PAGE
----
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Woodpeckers Drumming


Non-vocal communication between woodpeckers has become apparent in the last week or so — hairy woodpeckers have started to hammer out bursts of steady staccato drum beats on nearby trees. Both male and female woodpeckers drum year round, but they do so most intensively from January to May, especially during the courtship and early nesting seasons which begin in March. Woodpeckers drum for a variety of reasons: defending territory, attracting a mate, maintaining contact with a mate, signaling readiness for copulation and summoning a mate from a distance. Woodpecker pairs also engage in duet drumming, which is thought to play a role in nest site selection and in promoting and maintaining the bond between mates.

If you are hearing but not seeing a woodpecker drumming, it is possible to identify the species by the pattern and pace of its drumming. According to ornithologist David Sibley, the drum of the Hairy Woodpecker is extremely fast and buzzing, with at least 25 taps per second, but has long pauses of 20 seconds or more between drums. The Downy Woodpecker drums at a slower rate, only about 15 taps per second, and drums frequently, often with pauses of only a few seconds between each drum. (Photo is of a female Hairy Woodpecker.)

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13 responses

  1. Alice Pratt

    A lovely sound, on a tree, but they also sure seem to enjoy drumming on the trim, right near my bedroom window & have done significant damage on newer trim.

    December 29, 2016 at 7:14 am

    • Helen downing

      Have read that house pecking was because of calcium in the paint. I put out eggshells in feeders and it stopped. This was for bluejays, so don’t know if that might work for wp’s!

      December 29, 2016 at 12:45 pm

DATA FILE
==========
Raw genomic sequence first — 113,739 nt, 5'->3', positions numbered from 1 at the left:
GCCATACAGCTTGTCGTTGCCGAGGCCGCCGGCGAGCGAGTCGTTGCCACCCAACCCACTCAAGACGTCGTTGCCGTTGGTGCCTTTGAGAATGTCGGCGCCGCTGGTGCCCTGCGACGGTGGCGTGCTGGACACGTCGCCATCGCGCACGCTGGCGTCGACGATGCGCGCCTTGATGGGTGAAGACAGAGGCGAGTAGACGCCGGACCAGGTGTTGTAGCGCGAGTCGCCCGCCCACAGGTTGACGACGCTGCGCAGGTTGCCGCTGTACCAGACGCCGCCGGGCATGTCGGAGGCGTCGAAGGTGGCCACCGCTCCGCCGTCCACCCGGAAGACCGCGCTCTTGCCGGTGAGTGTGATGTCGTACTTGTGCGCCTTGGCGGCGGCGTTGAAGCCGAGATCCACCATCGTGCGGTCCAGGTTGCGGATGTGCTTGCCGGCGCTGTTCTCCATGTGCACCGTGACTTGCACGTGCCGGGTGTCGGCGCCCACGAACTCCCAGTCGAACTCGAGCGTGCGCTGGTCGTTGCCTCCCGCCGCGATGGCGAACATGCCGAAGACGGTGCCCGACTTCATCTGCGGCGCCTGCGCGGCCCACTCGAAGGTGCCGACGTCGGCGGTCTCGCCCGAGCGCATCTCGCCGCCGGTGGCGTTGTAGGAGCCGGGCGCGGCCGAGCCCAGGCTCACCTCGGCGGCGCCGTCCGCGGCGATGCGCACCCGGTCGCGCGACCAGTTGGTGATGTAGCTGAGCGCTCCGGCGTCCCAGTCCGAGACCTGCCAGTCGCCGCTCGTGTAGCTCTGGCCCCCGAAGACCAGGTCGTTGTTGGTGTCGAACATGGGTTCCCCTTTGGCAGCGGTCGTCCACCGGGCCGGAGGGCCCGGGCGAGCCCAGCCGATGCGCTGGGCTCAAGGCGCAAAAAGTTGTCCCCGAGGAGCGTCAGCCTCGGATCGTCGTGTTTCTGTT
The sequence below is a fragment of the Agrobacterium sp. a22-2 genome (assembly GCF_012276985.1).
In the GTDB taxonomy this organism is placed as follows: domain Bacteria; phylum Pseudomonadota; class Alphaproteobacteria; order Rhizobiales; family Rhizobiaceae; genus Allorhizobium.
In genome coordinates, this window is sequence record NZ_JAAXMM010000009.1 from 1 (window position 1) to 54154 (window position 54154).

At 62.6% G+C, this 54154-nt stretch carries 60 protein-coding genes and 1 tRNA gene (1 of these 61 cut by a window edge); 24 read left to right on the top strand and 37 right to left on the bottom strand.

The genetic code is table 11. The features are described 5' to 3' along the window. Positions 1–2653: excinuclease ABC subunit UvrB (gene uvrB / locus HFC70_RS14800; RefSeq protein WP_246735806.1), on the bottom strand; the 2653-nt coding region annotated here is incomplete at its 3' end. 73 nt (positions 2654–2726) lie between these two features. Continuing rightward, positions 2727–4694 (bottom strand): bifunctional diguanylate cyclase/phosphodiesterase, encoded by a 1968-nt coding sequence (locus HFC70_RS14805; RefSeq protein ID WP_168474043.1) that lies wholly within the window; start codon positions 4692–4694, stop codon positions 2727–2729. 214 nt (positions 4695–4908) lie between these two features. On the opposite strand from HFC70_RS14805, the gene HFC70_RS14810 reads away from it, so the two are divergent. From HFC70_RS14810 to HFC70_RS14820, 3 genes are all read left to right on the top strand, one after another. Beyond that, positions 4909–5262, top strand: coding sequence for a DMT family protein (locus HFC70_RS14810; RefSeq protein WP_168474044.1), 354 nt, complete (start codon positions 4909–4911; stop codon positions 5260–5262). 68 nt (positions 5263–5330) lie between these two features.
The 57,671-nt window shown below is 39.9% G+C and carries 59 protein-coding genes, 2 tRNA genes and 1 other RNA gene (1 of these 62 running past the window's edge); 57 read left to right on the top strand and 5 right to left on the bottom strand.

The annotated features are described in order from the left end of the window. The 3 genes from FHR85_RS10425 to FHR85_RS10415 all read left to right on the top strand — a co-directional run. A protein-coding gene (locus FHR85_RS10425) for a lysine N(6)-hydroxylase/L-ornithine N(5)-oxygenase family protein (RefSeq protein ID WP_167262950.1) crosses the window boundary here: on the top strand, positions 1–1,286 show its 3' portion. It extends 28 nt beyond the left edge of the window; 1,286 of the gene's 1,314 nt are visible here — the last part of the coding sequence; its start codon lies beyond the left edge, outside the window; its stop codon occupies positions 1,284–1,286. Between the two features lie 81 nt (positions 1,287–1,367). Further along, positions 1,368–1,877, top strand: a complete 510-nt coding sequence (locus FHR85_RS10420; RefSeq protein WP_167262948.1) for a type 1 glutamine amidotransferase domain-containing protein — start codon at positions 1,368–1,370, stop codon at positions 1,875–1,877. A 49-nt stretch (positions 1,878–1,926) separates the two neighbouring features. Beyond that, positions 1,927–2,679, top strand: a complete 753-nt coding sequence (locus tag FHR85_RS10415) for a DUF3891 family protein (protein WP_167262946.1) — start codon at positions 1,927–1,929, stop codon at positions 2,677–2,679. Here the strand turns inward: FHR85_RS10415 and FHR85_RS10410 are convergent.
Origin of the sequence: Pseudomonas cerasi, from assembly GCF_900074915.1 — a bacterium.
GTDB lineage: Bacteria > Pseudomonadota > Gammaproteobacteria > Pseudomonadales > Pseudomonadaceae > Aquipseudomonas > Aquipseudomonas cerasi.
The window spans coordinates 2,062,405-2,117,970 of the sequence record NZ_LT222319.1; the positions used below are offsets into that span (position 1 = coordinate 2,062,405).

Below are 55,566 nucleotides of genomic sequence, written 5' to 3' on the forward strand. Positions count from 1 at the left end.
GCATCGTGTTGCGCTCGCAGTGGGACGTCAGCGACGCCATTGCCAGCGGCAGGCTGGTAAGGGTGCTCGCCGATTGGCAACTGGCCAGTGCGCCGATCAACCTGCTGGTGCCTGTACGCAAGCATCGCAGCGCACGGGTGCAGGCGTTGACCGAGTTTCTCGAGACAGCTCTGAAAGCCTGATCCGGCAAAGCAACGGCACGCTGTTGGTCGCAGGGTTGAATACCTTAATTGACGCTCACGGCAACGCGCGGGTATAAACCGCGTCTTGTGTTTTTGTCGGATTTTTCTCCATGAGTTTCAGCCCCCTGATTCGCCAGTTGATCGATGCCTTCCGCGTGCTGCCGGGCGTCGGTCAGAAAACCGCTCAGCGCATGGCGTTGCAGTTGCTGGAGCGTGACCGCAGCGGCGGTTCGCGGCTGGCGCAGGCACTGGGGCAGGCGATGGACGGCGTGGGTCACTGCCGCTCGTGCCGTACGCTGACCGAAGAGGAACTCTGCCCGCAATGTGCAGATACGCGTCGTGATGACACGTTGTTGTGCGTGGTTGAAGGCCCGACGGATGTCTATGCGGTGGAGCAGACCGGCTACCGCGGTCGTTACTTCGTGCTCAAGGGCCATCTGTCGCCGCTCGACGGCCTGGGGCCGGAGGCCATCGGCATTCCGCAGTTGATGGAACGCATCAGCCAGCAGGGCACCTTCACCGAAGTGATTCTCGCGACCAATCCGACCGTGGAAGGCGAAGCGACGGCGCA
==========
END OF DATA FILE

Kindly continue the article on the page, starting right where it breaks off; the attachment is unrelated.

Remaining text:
• Alice Pratt

        Do you put “chunks of shells” in the feeder or make & grind them? I have a great deal of saved shells!

        December 29, 2016 at 1:30 pm

    • Helen downing

      Try putting eggshells in your feeder. Works for bluejays don’t know about wp’s!

      December 29, 2016 at 12:47 pm

  2. Reuben Rajala

    I was doing landscaping work in Sugar Hill, NH some years ago when a woodpecker drumming on top of a mailbox, at the end of the driveway and just behind, made me jump. The metal mailbox made far more noise than any tree that I’ve ever heard drummed on by a woodpecker.

    December 29, 2016 at 7:24 am

    • Yellow-bellied sapsuckers are famous for finding metal signs, etc. to hammer on!

      December 29, 2016 at 2:59 pm

  3. So interesting, identifying by the drumming. I’ll have to pay attention to that. Thanks, Mary!

    December 29, 2016 at 8:47 am

  4. Kathie Fiveash

    Do the downy and hairy also get food by drumming, or is it only for communication? Do they excavate nest holes?

    December 29, 2016 at 9:08 am

    • Hi Kathie,
      They don’t drum to get food — though they do hammer away at trees to get insects, it isn’t that rapid repeating pattern that occurs when drumming. And yes, they excavate their nest holes, again, with methodical strikes/pecks, not a rapid repetitive pattern.

      December 29, 2016 at 10:44 am

  5. Judy and Chris Ross

    Just heard a Hairy this morning up here in Ryegate, VT! Your timing is perfect. Happy, healthy 2017, Mary!

    December 29, 2016 at 10:29 am

  6. Dudley Carlson

    Happy new year, Mary! Your posts are a high point of my days, with such wonderful details to digest or explore and fantastic photos. Though we’re in California, I’m an “eastern woodland Indian” at heart and love being connected through your thoughtful observations.

    December 29, 2016 at 12:59 pm

    • Thank you so much, Dudley, for your very kind words.

      December 29, 2016 at 3:00 pm

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